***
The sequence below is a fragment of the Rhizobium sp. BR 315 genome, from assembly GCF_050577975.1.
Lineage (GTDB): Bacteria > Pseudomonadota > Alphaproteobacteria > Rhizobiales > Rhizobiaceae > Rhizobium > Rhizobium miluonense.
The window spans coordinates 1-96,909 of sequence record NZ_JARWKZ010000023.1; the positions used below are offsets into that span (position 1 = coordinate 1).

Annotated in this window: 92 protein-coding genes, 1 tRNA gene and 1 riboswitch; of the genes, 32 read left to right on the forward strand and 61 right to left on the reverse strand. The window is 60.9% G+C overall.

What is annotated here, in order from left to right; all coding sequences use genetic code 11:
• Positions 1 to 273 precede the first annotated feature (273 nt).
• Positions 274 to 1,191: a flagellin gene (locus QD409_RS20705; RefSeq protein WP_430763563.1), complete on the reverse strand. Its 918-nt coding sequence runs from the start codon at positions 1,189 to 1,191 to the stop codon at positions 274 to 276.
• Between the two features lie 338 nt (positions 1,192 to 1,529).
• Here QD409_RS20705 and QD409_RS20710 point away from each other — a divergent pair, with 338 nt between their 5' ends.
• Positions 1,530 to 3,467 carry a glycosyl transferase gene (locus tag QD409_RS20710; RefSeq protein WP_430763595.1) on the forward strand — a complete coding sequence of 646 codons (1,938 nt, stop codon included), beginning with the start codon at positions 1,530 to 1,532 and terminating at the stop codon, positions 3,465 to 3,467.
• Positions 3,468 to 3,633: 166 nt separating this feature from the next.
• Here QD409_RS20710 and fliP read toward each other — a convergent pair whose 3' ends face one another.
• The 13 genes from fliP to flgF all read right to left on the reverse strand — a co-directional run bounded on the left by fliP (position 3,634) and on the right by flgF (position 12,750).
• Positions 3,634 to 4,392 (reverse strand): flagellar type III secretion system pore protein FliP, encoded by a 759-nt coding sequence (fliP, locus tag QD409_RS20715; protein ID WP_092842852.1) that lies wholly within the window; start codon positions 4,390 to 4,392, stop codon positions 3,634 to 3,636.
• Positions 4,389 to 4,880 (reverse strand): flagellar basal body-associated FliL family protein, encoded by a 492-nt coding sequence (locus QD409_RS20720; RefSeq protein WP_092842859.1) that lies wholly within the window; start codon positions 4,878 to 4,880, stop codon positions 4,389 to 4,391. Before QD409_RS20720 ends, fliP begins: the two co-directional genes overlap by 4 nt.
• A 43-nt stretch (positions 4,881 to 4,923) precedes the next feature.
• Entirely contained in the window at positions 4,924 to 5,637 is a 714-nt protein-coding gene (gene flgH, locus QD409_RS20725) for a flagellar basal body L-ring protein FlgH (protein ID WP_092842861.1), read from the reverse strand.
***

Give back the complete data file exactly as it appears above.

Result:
The sequence below is a fragment of the Rhizobium sp. BR 315 genome, from assembly GCF_050577975.1.
Lineage (GTDB): Bacteria > Pseudomonadota > Alphaproteobacteria > Rhizobiales > Rhizobiaceae > Rhizobium > Rhizobium miluonense.
The window spans coordinates 1-96,909 of sequence record NZ_JARWKZ010000023.1; the positions used below are offsets into that span (position 1 = coordinate 1).

Annotated in this window: 92 protein-coding genes, 1 tRNA gene and 1 riboswitch; of the genes, 32 read left to right on the forward strand and 61 right to left on the reverse strand. The window is 60.9% G+C overall.

What is annotated here, in order from left to right; all coding sequences use genetic code 11:
• Positions 1 to 273 precede the first annotated feature (273 nt).
• Positions 274 to 1,191: a flagellin gene (locus QD409_RS20705; RefSeq protein WP_430763563.1), complete on the reverse strand. Its 918-nt coding sequence runs from the start codon at positions 1,189 to 1,191 to the stop codon at positions 274 to 276.
• Between the two features lie 338 nt (positions 1,192 to 1,529).
• Here QD409_RS20705 and QD409_RS20710 point away from each other — a divergent pair, with 338 nt between their 5' ends.
• Positions 1,530 to 3,467 carry a glycosyl transferase gene (locus tag QD409_RS20710; RefSeq protein WP_430763595.1) on the forward strand — a complete coding sequence of 646 codons (1,938 nt, stop codon included), beginning with the start codon at positions 1,530 to 1,532 and terminating at the stop codon, positions 3,465 to 3,467.
• Positions 3,468 to 3,633: 166 nt separating this feature from the next.
• Here QD409_RS20710 and fliP read toward each other — a convergent pair whose 3' ends face one another.
• The 13 genes from fliP to flgF all read right to left on the reverse strand — a co-directional run bounded on the left by fliP (position 3,634) and on the right by flgF (position 12,750).
• Positions 3,634 to 4,392 (reverse strand): flagellar type III secretion system pore protein FliP, encoded by a 759-nt coding sequence (fliP, locus tag QD409_RS20715; protein ID WP_092842852.1) that lies wholly within the window; start codon positions 4,390 to 4,392, stop codon positions 3,634 to 3,636.
• Positions 4,389 to 4,880 (reverse strand): flagellar basal body-associated FliL family protein, encoded by a 492-nt coding sequence (locus QD409_RS20720; RefSeq protein WP_092842859.1) that lies wholly within the window; start codon positions 4,878 to 4,880, stop codon positions 4,389 to 4,391. Before QD409_RS20720 ends, fliP begins: the two co-directional genes overlap by 4 nt.
• A 43-nt stretch (positions 4,881 to 4,923) precedes the next feature.
• Entirely contained in the window at positions 4,924 to 5,637 is a 714-nt protein-coding gene (gene flgH, locus QD409_RS20725) for a flagellar basal body L-ring protein FlgH (protein ID WP_092842861.1), read from the reverse strand.